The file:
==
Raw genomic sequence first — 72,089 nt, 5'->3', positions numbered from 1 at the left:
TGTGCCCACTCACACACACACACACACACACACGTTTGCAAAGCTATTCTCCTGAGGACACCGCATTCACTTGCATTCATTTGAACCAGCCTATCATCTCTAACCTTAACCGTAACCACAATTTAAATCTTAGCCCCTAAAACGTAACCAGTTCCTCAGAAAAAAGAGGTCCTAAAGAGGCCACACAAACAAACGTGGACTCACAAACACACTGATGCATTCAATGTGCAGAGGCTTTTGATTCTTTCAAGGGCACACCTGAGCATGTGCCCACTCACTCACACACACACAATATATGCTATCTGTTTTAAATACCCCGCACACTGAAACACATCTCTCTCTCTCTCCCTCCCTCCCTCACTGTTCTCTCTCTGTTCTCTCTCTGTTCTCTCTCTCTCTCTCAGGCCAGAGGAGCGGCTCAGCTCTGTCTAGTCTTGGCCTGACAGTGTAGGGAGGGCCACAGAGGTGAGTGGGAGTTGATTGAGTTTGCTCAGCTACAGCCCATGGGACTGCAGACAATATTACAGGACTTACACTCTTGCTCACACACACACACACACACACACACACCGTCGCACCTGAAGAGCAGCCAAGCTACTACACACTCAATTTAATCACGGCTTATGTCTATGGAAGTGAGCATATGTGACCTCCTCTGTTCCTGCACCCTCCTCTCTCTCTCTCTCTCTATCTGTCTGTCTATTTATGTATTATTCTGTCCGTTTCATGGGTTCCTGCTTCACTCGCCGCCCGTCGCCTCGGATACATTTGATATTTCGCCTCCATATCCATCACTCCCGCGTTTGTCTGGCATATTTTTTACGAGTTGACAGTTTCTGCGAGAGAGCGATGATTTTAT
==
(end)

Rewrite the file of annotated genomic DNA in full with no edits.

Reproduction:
Raw genomic sequence first — 72,089 nt, 5'->3', positions numbered from 1 at the left:
TGTGCCCACTCACACACACACACACACACACACGTTTGCAAAGCTATTCTCCTGAGGACACCGCATTCACTTGCATTCATTTGAACCAGCCTATCATCTCTAACCTTAACCGTAACCACAATTTAAATCTTAGCCCCTAAAACGTAACCAGTTCCTCAGAAAAAAGAGGTCCTAAAGAGGCCACACAAACAAACGTGGACTCACAAACACACTGATGCATTCAATGTGCAGAGGCTTTTGATTCTTTCAAGGGCACACCTGAGCATGTGCCCACTCACTCACACACACACAATATATGCTATCTGTTTTAAATACCCCGCACACTGAAACACATCTCTCTCTCTCTCCCTCCCTCCCTCACTGTTCTCTCTCTGTTCTCTCTCTGTTCTCTCTCTCTCTCTCAGGCCAGAGGAGCGGCTCAGCTCTGTCTAGTCTTGGCCTGACAGTGTAGGGAGGGCCACAGAGGTGAGTGGGAGTTGATTGAGTTTGCTCAGCTACAGCCCATGGGACTGCAGACAATATTACAGGACTTACACTCTTGCTCACACACACACACACACACACACACACCGTCGCACCTGAAGAGCAGCCAAGCTACTACACACTCAATTTAATCACGGCTTATGTCTATGGAAGTGAGCATATGTGACCTCCTCTGTTCCTGCACCCTCCTCTCTCTCTCTCTCTCTATCTGTCTGTCTATTTATGTATTATTCTGTCCGTTTCATGGGTTCCTGCTTCACTCGCCGCCCGTCGCCTCGGATACATTTGATATTTCGCCTCCATATCCATCACTCCCGCGTTTGTCTGGCATATTTTTTACGAGTTGACAGTTTCTGCGAGAGAGCGATGATTTTAT